Issue 2

On Campus: Exclusive Interview with Margaret Lukas on Farthest House

Author Margaret Lukas sits for an interview about the release of her very first novel, Farthest House, available on January 14, 2014.  As a valuable member of the University of Nebraska at Omaha community, she is an instructor of creative writing in the Writer’s Workshop program.  She received her BFA from UNO’s Writer’s Workshop in 2004, and obtained her MFA from Rainier Writing Workshop in Tacoma, Washington, in 2007.

Margaret is a recipient of a 2009 Nebraska Art Council Individual Artist Fellowship.  She is a contributor to NEBRASKAland magazine  as well as an editor for the quarterly literary journal, Fine Lines. Her writing also appears online and in the 2012 anthology, On Becoming, published by the University of Nebraska Press.  Her award-winning short story, “The Yellow Bird,” was made into The Yellow Bird, a short film and premiered at the Cannes Film Festival.

For this exclusive interview, we wanted to get better acquainted with Margaret, and wanted her perspective on Farthest House as the author, an educator, and a woman of exciting literary achievements.

Q. Although there is a short summary available, what would you, the author, say Farthest House is about?

A. The book is about my passions: passionate people, whether it’s painting or writing, or criminal investigation. And it’s about bad people who need smacked upside the head for hiding their evil deeds behind the cloaks, or vestments, of organized religion. It’s also about love and self-acceptance. As Clay in Farthest House says, “Everyone has something.” I really believe that. If you’re here, in human form, then just like Willow, you inherited a bum shoulder—whatever shape your particular defect takes. I hope through Willow’s struggle to reach self-acceptance, people are helped to reach their own.  I also wanted to write about family. There are so many lonely people in the world who feel that without blood relatives in their lives they have to live alone. I think we can find families and gather families.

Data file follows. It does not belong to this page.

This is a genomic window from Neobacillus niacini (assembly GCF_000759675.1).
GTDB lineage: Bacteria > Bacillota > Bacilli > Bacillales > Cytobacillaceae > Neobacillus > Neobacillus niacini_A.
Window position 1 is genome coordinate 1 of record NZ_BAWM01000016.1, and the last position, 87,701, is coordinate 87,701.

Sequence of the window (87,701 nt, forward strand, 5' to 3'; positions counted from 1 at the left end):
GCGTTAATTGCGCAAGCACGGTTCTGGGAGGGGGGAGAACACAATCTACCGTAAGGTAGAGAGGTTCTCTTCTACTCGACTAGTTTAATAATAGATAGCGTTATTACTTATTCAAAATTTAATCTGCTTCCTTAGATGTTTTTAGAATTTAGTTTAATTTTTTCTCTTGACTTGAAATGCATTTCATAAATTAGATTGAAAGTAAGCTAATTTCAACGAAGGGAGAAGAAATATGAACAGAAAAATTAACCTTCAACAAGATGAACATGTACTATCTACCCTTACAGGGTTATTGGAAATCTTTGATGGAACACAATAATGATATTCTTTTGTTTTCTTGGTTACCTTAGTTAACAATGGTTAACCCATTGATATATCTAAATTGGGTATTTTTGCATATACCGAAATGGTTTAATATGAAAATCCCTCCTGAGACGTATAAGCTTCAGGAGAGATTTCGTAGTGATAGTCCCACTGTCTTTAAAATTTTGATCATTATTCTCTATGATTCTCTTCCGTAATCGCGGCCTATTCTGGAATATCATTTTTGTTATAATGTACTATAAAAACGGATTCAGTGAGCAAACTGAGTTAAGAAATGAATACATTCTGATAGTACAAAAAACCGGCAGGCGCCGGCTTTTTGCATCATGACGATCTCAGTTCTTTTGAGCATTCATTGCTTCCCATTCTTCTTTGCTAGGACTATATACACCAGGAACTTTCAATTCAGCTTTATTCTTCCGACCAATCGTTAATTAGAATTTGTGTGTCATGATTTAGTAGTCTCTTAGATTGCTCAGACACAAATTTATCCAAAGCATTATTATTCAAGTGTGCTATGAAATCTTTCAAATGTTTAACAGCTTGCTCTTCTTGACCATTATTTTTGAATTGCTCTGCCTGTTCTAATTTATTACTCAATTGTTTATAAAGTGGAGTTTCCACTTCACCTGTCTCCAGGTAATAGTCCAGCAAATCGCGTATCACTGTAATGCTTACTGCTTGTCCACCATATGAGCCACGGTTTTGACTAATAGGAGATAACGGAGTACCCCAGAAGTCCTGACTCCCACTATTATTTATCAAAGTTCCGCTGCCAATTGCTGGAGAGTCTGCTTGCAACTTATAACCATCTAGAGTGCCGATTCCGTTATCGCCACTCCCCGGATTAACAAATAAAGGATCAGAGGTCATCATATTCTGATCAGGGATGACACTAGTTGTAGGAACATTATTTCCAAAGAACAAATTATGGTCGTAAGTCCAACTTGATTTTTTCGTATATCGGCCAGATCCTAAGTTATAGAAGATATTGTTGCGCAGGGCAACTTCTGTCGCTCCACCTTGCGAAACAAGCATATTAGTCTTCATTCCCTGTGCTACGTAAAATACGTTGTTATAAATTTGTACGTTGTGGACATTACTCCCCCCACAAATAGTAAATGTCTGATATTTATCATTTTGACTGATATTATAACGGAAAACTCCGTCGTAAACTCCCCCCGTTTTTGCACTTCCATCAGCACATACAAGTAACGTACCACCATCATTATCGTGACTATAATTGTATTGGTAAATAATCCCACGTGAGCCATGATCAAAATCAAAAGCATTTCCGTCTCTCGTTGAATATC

Q. Do you prefer character driven or plot driven novels?

A. For me, characters are much more interesting than plot. I find people endlessly fascinating, and I can put aside a character-driven novel and reread it a year later and be fascinated all over again.  A plot-driven novel, again, this is just me, doesn’t hold that magic. Once the punch line has been revealed, and if that was the driving force, I’m done.  Characters stay with me.  My motto is “Fiction is Folks.”

Q. How long have you had the idea for the novel? How long did it take to write?

A. I spent about five years working on the novel before it was accepted for publication. But that’s not day-in-day-out time on just this piece. I was also working on a couple of other novels, and life happens as well. Weeks on end, no writing was done.  On a good day, I try to write two hours. If I get in fourteen hours a week, that might be the number of hours a Stephen King is able to put in a day.  So, to measure all writers by the same measure—say years—is really deceiving.